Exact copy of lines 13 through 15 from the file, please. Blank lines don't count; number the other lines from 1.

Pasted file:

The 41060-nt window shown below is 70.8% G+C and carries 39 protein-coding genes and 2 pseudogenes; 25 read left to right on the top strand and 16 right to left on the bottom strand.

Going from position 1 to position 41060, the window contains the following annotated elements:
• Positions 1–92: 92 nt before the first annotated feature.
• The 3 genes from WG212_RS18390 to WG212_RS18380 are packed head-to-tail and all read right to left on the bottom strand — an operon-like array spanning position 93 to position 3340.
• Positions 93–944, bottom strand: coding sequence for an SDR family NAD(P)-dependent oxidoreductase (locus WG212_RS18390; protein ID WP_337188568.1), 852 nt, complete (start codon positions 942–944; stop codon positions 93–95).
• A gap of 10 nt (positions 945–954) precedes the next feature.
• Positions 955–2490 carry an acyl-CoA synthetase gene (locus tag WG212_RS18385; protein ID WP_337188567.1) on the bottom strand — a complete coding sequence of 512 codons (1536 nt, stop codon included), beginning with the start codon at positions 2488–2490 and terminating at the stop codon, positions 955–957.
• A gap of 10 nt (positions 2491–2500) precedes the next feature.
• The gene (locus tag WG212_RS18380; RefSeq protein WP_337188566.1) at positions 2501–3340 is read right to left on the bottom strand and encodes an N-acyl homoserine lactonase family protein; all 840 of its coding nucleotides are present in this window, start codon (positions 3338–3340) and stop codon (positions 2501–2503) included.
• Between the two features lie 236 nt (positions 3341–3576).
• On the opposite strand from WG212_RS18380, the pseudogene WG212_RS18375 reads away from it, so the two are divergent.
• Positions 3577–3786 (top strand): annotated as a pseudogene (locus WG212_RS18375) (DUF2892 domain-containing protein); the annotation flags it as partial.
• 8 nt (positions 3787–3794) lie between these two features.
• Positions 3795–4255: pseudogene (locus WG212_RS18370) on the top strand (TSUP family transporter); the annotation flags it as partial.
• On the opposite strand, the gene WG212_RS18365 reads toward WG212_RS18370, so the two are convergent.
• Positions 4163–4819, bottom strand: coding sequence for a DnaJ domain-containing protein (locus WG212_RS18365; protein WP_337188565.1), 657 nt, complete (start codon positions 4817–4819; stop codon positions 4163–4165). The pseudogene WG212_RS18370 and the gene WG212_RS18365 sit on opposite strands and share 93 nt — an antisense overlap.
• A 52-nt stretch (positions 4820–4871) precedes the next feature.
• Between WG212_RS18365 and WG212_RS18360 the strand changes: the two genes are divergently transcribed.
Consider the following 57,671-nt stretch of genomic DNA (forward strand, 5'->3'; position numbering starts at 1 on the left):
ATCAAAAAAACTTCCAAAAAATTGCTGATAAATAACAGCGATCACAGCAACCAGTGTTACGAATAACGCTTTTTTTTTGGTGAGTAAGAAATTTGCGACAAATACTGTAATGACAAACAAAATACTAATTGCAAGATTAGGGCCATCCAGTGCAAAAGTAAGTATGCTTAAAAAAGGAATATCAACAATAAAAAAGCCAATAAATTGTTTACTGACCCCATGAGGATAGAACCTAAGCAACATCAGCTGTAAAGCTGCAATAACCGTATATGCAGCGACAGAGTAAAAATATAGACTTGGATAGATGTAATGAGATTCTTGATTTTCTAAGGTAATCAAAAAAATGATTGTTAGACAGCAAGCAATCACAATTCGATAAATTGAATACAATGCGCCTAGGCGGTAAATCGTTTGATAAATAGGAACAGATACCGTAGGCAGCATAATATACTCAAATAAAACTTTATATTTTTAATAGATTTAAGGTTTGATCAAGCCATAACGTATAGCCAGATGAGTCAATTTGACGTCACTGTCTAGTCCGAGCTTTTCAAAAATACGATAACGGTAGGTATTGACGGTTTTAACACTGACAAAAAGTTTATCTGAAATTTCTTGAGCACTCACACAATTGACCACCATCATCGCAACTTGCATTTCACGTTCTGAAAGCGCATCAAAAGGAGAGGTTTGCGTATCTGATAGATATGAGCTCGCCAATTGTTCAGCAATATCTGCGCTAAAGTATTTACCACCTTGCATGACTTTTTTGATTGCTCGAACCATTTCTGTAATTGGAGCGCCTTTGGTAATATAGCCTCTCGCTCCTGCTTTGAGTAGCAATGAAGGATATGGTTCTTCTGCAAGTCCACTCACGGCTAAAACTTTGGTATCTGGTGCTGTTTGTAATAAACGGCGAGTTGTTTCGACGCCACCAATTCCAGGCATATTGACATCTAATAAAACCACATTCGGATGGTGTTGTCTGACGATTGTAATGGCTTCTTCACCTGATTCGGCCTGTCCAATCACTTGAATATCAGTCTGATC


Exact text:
• 8 nt (positions 3787–3794) lie between these two features.
• Positions 3795–4255: pseudogene (locus WG212_RS18370) on the top strand (TSUP family transporter); the annotation flags it as partial.
• On the opposite strand, the gene WG212_RS18365 reads toward WG212_RS18370, so the two are convergent.